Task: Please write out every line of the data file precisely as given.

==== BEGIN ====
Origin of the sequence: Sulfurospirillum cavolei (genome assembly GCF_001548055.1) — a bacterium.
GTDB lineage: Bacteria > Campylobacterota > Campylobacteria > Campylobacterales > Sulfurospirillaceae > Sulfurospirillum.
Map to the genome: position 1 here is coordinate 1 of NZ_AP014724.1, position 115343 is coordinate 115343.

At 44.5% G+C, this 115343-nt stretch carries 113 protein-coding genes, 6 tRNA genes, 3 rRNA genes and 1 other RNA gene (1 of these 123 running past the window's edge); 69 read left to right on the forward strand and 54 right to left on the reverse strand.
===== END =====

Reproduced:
Origin of the sequence: Sulfurospirillum cavolei (genome assembly GCF_001548055.1) — a bacterium.
GTDB lineage: Bacteria > Campylobacterota > Campylobacteria > Campylobacterales > Sulfurospirillaceae > Sulfurospirillum.
Map to the genome: position 1 here is coordinate 1 of NZ_AP014724.1, position 115343 is coordinate 115343.

At 44.5% G+C, this 115343-nt stretch carries 113 protein-coding genes, 6 tRNA genes, 3 rRNA genes and 1 other RNA gene (1 of these 123 running past the window's edge); 69 read left to right on the forward strand and 54 right to left on the reverse strand.